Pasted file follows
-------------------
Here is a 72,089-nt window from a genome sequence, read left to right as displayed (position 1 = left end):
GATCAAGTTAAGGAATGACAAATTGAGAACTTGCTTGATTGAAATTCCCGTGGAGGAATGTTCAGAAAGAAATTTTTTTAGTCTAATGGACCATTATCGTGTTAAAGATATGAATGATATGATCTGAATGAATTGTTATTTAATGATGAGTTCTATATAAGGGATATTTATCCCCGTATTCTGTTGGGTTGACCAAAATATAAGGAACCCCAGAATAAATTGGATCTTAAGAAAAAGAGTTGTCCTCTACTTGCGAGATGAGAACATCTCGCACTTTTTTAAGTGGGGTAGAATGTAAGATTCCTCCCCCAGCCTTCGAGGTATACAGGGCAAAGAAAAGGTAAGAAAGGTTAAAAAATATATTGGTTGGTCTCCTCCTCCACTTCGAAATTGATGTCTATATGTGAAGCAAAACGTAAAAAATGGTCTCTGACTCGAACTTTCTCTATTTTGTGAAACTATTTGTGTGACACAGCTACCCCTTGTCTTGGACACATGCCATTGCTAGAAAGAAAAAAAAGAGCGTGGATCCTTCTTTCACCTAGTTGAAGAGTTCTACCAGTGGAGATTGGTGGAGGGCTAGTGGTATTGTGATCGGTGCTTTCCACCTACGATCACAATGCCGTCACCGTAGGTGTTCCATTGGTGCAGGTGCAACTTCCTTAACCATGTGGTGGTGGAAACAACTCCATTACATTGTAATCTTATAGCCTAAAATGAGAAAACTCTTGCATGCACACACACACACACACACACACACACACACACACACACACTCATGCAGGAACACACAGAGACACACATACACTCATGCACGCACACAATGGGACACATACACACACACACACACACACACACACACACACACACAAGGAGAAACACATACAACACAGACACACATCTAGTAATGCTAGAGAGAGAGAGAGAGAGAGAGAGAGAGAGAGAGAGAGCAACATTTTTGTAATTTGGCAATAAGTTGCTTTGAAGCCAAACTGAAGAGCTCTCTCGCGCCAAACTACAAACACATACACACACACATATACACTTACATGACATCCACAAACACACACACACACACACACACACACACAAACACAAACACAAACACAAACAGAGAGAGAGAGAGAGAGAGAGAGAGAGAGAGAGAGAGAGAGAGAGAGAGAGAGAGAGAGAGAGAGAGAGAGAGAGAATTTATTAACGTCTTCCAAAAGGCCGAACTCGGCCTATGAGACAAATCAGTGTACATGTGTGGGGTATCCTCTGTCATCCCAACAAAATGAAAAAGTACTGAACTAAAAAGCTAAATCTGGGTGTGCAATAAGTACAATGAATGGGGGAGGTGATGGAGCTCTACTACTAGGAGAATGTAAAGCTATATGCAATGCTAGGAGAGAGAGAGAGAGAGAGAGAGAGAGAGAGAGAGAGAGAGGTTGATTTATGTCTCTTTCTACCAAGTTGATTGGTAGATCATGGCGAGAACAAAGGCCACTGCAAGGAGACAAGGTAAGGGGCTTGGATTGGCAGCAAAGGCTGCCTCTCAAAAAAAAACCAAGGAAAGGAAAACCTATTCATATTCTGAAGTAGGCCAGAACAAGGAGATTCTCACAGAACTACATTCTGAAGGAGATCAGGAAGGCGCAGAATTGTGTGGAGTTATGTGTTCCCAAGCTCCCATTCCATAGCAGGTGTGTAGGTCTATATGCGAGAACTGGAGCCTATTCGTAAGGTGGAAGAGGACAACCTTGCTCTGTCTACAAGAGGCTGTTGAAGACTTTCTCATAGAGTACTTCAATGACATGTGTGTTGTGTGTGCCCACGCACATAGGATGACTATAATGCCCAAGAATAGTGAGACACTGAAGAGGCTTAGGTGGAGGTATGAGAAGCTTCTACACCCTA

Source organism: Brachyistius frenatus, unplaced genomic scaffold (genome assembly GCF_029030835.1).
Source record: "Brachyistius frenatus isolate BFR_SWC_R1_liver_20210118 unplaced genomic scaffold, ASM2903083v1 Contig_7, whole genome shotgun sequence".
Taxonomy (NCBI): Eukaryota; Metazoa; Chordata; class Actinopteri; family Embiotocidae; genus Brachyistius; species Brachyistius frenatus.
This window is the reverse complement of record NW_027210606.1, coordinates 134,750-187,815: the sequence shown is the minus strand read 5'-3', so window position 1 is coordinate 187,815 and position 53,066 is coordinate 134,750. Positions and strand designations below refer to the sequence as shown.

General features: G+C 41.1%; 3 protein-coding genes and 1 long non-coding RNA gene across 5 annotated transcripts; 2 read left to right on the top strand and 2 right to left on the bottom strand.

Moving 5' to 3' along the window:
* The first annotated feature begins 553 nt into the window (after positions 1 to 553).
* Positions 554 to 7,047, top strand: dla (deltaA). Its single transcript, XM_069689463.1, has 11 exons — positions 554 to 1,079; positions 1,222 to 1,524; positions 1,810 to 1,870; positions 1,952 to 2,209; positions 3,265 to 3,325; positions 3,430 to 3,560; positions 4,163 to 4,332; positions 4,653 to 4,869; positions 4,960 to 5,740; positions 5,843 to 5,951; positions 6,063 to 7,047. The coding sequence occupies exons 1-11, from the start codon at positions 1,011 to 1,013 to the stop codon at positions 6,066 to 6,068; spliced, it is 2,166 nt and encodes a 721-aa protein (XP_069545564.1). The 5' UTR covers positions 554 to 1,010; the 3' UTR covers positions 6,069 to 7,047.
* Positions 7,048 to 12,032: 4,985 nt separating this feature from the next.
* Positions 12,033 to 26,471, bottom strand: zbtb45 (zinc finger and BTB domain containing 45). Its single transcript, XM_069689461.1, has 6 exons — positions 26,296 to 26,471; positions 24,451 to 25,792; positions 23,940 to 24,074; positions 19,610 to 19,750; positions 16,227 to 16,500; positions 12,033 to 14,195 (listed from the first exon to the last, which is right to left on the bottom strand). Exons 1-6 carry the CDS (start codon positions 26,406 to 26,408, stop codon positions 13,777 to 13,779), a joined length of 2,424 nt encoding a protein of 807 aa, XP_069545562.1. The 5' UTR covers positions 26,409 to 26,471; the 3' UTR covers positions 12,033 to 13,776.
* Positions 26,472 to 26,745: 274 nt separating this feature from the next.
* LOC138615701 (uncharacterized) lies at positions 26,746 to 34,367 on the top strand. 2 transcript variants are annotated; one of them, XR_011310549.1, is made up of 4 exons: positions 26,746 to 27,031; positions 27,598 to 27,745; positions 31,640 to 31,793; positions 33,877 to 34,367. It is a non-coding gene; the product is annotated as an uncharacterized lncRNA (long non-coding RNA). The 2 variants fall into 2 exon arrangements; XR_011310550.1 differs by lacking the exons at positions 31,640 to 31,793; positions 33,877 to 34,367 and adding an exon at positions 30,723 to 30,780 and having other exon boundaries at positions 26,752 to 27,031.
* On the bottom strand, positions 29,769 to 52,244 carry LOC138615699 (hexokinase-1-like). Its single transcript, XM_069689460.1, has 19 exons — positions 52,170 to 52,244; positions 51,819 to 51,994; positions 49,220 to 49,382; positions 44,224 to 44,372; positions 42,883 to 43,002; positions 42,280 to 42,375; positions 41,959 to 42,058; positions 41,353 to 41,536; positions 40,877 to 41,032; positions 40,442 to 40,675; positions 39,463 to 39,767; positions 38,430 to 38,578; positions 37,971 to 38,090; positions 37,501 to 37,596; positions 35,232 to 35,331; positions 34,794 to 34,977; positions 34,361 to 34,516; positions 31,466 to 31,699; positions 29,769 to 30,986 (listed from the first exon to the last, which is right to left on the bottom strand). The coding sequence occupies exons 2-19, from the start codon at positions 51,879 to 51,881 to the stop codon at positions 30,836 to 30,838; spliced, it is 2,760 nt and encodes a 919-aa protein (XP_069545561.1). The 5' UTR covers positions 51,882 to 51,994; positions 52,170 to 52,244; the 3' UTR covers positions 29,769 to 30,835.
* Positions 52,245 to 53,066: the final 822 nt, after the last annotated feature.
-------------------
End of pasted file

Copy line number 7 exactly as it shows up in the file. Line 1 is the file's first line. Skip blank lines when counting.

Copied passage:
General features: G+C 41.1%; 3 protein-coding genes and 1 long non-coding RNA gene across 5 annotated transcripts; 2 read left to right on the top strand and 2 right to left on the bottom strand.